Euro Zone Crisis
The euro zone crisis was triggered in 2009 when Greece's debts, left by its previous government, reached a record 300 billion euros, leaving the southern European economy with debt levels more than four times higher as a proportion of gross domestic product than the official euro zone cap of 60 per cent of GDP. Since the original problems were uncovered, Greece has been bailed out twice, and lenders have also had to rescue Ireland and Portugal. In the latter half of 2012. Cyprus also required a bailout.
Euro bailout Troika nears end of road with patchy record
The public airing of differences between the IMF, the ECB and the EC raises the question of whether the Troika has reached the end of the road. All sides are feeling sore but divorce seems unlikely.
If the Troika that handles bailouts of distressed euro zone countries were a soccer team, it would probably be looking for a new manager after achieving a track record of one win, one loss and one draw.
The uneasy trio of European Commission, International Monetary Fund and European Central Bank was assembled in haste in March 2010 after Greece’s public debt and deficit exploded and it was about to lose access to market funding.
Last week’s IMF “mea culpa” report about the failures of the Greek programme blew the lid off the fiction that the three institutions saw eye-to-eye on the rescue packages they designed and are enforcing in Greece, Ireland, Portugal and now Cyprus.
Behind closed doors, they clashed over whether Greece should restructure its debt, forcing investors to take losses, and whether Ireland should make bondholders in its shattered banks share the cost of a financial rescue.
They still differ over whether European governments should write off some loans to Athens to make its debt sustainable in the long term, an idea that is politically explosive before a German general election in September.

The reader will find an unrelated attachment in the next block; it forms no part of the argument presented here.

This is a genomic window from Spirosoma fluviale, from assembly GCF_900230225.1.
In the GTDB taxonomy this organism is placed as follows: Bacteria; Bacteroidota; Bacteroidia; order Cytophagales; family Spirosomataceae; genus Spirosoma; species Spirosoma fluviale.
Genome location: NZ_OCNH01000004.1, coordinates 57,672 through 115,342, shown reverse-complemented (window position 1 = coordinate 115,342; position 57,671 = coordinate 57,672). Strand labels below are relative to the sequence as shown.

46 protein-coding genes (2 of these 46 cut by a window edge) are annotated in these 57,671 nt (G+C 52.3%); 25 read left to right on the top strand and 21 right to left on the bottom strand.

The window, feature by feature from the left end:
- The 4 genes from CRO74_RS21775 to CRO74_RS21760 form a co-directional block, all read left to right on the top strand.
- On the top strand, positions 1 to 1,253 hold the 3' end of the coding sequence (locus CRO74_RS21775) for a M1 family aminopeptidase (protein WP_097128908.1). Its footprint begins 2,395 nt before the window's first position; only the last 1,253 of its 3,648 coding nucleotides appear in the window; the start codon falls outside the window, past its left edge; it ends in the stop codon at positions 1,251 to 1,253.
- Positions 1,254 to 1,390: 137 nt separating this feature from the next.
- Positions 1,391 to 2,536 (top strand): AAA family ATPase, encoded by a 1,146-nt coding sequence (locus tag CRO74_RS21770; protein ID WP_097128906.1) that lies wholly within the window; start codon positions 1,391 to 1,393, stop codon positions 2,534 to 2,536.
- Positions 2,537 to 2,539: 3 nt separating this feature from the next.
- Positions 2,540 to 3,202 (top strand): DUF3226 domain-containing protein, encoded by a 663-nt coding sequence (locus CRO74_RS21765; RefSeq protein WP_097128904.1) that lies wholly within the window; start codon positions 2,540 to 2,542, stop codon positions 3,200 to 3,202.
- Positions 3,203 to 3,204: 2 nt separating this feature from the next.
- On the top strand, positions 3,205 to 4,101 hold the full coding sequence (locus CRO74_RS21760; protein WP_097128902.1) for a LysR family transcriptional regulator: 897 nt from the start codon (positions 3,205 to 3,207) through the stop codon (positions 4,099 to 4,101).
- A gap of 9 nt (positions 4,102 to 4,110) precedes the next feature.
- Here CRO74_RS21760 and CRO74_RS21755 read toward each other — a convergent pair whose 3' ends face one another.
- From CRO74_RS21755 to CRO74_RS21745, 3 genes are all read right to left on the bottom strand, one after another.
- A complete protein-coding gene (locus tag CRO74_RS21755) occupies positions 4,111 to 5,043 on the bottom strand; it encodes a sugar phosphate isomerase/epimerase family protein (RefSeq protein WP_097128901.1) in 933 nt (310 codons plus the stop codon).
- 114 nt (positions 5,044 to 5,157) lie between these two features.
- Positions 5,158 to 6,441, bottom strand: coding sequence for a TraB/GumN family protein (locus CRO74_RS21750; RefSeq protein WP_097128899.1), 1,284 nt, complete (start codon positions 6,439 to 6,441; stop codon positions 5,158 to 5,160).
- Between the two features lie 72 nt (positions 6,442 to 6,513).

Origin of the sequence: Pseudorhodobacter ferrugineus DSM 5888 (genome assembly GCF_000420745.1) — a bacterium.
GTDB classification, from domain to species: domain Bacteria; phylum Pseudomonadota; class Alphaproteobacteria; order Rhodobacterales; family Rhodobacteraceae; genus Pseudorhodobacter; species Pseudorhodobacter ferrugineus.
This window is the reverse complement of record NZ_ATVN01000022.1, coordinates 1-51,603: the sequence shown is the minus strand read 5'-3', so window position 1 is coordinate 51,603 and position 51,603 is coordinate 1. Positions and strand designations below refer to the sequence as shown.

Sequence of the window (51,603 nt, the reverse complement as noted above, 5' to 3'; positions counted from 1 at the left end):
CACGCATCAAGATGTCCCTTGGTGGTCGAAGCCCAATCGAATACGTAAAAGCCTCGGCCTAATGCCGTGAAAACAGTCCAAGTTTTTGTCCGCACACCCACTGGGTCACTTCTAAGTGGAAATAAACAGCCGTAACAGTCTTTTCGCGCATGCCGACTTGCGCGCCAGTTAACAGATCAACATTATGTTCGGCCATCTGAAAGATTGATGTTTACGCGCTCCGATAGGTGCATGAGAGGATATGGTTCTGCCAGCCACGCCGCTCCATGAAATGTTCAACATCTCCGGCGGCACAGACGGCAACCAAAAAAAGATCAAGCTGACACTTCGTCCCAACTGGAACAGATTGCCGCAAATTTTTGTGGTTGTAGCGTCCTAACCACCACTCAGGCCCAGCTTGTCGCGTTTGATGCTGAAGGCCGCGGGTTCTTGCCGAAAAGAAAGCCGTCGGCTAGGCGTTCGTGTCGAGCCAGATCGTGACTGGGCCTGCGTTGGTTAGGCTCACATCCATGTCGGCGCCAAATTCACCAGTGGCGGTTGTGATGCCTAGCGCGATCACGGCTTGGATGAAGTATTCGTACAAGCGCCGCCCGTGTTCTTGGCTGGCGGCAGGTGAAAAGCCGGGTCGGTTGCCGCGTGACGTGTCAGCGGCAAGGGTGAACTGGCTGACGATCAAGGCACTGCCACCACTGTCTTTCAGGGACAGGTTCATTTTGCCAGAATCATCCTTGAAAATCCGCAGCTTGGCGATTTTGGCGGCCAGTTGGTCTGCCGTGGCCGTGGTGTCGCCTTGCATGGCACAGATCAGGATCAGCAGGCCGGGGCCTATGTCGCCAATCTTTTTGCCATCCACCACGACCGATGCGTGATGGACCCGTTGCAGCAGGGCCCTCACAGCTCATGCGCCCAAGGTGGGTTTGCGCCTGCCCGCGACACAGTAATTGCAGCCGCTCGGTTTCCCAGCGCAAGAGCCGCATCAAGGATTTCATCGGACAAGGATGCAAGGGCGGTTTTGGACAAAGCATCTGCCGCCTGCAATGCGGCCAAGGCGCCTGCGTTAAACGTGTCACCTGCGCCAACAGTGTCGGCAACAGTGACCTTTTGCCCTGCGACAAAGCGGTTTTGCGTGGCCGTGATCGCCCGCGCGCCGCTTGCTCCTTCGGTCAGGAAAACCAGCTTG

The public airing of such differences raises the question of whether the Troika has reached the end of the road. All sides are feeling sore but divorce seems unlikely.
The IMF says it lowered its standards to support a flawed programme for Greece; the European Commission says it “fundamentally disagrees” with the IMF’s view that Greek debt should have been written off sooner; and the ECB says the IMF is applying misleading hindsight.
The Europeans contend that in the acute market panic of 2010, before the euro zone had begun to built a financial firewall, letting Greece default or making it restructure its debt could have caused massive contagion to other countries and perhaps swept away the single European currency.
“It would have been Europe’s Lehman moment,” EU Economic and Monetary Affairs Commissioner Olli Rehn told Reuters, referring to the 2008 collapse of US investment bank Lehman Brothers that sparked a global financial crisis.
“I don’t recall the IMF’s managing director Dominique Strauss-Kahn proposing early debt restructuring, but I do recall that Christine Lagarde was opposed to it.”
Lagarde was French finance minister at the time and replaced Strauss-Kahn as IMF head in 2011.
The most damaging suspicion raised by the IMF study of the Greek programme is that the Troika made over-optimistic growth forecasts and massaged the debt numbers because euro zone political leaders exerted undue influence on the process.
Wrapped in the forensic jargon of financial analysis, the IMF experts say European leaders made Greece’s economic crisis worse by delaying an inevitable debt write-off, buying time for their own banks to cut their losses at taxpayers’ expense.